(pp. xiii-xiv)
  5. Introduction
    (pp. 1-6)

    The stories that succeed most compellingly in accounting for the “facts” of a people’s past become the core of that people’s political community. This recognition is provided to us by Herodotus in hisHistory. Herodotus shows—without drawing conclusions, providing explanations, or offering theories—that stories demarcate and bind one polity in distinction to another, and he suggests how that entity may evolve over time in reference to the defining story it tells about itself. He brings us to this insight, speaking in a prephilosophical, pre-Socratic language, as he grapples with the stories current in Greece: of Greeks about Greeks,...

  6. CHAPTER 1 The Decline and Repudiation of the Whole: Notes on Aristotle’s Enclosure of the Pre-Socratic World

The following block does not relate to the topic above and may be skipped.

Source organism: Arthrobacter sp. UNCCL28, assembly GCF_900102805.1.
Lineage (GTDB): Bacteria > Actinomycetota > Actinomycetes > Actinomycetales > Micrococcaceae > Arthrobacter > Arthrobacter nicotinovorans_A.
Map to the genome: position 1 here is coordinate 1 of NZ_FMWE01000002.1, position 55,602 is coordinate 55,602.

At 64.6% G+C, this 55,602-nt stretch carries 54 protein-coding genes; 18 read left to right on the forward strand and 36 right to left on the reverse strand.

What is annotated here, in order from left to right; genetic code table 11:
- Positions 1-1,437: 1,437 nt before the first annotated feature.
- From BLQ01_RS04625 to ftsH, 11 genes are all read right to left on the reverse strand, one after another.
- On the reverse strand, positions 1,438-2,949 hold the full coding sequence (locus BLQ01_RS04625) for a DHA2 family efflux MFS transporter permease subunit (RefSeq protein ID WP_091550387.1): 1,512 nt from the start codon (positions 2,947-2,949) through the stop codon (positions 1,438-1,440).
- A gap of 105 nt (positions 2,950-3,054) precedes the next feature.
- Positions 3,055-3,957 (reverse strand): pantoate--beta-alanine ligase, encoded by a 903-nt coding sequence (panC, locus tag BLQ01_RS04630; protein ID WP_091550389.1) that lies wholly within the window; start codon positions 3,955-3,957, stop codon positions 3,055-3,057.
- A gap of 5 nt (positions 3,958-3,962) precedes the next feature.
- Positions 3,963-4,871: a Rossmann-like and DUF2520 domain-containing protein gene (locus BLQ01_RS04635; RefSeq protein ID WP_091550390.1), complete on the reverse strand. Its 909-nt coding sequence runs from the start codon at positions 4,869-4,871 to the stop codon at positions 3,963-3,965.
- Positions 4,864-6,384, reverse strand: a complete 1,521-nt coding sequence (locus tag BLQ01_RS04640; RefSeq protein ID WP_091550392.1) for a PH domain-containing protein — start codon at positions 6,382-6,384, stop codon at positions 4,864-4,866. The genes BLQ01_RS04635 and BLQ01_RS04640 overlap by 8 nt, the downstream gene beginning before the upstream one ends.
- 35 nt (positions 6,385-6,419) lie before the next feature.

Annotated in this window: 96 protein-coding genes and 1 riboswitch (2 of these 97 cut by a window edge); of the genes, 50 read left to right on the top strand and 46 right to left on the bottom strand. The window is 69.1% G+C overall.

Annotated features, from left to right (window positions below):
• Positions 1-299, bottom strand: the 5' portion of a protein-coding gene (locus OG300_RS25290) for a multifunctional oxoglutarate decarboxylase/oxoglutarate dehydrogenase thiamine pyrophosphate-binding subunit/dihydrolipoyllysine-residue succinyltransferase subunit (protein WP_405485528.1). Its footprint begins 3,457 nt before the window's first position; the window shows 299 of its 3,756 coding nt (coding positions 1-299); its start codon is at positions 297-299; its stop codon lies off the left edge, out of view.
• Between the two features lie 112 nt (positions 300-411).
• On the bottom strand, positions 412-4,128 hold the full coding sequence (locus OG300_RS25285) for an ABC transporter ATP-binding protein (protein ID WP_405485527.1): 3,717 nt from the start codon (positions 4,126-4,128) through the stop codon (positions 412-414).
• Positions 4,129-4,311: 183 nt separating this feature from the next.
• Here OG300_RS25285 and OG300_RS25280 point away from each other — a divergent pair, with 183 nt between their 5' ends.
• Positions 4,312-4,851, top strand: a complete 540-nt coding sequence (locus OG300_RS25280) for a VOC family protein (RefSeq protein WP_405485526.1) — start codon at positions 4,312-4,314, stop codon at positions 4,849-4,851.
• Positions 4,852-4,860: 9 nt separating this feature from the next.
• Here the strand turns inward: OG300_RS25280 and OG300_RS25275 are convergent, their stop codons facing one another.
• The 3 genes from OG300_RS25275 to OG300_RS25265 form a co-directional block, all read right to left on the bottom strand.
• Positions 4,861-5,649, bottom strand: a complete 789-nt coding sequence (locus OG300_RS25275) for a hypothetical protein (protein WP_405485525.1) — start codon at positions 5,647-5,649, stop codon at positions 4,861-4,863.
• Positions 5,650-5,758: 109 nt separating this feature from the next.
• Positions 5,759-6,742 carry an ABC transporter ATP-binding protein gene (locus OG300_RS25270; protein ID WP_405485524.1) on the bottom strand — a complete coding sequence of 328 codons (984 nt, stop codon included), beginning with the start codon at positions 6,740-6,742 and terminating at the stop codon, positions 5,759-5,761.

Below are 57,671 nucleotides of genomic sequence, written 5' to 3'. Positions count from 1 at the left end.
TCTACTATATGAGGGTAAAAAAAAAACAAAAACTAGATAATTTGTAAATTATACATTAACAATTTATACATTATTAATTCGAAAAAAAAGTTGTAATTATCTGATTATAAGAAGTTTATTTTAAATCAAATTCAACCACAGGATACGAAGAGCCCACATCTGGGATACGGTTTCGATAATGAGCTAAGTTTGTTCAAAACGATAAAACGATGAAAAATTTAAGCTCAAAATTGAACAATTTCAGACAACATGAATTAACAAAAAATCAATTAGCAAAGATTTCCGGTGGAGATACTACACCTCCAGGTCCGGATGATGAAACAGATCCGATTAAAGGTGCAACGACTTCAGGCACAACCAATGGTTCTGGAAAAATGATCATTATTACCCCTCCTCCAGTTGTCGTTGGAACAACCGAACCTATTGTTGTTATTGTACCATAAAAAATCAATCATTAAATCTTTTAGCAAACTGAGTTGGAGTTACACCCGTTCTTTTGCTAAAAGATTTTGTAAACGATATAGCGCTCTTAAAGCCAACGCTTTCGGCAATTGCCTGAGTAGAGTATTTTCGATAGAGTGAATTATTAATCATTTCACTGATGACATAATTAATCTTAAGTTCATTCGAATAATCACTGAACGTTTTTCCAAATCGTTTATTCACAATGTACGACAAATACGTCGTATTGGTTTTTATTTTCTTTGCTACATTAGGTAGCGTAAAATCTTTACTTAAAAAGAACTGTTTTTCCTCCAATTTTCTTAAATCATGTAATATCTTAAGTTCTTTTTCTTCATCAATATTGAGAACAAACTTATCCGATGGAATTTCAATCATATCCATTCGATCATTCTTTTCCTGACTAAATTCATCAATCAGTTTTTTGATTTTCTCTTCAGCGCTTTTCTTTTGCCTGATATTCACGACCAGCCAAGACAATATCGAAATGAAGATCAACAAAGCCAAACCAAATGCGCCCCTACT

(pp. 7-27)

    Aristotle defined himself against Herodotus. Plato and Aristotle cannot be understood without recognition that they stand on our side of what has become the great divide in intellectual history: the pre-Socratics, and those who came after them. For his part, Plato famously offers an apology of philosophy against poetry. The maxims associated with the Socratic way (“know thyself,” “nothing in excess,” “an unexamined life is not worth living”) are standing rebukes to what, beginning with Plato, is depicted as the creative madness of the poet. Aristotle then contributes his own apology of the philosophic life in a manner suggesting that...

  7. CHAPTER 2 The Development of Social Memory
    (pp. 28-51)

    One of Herodotus’ more disconcerting admissions comes late in his work: “I must tell what is said, but I am not at all bound to believe it, and this comment of mine holds about my wholeHistory” (7.152). In effect, he is insisting here that his readers acknowledge his full control of the narrative, although it is far from clear even at this late stage how this control is exerted; he is silent on his rare ability to marshal “particulars, and even a false particular, into a coherent whole that compels us to reflect on a universal question; how an...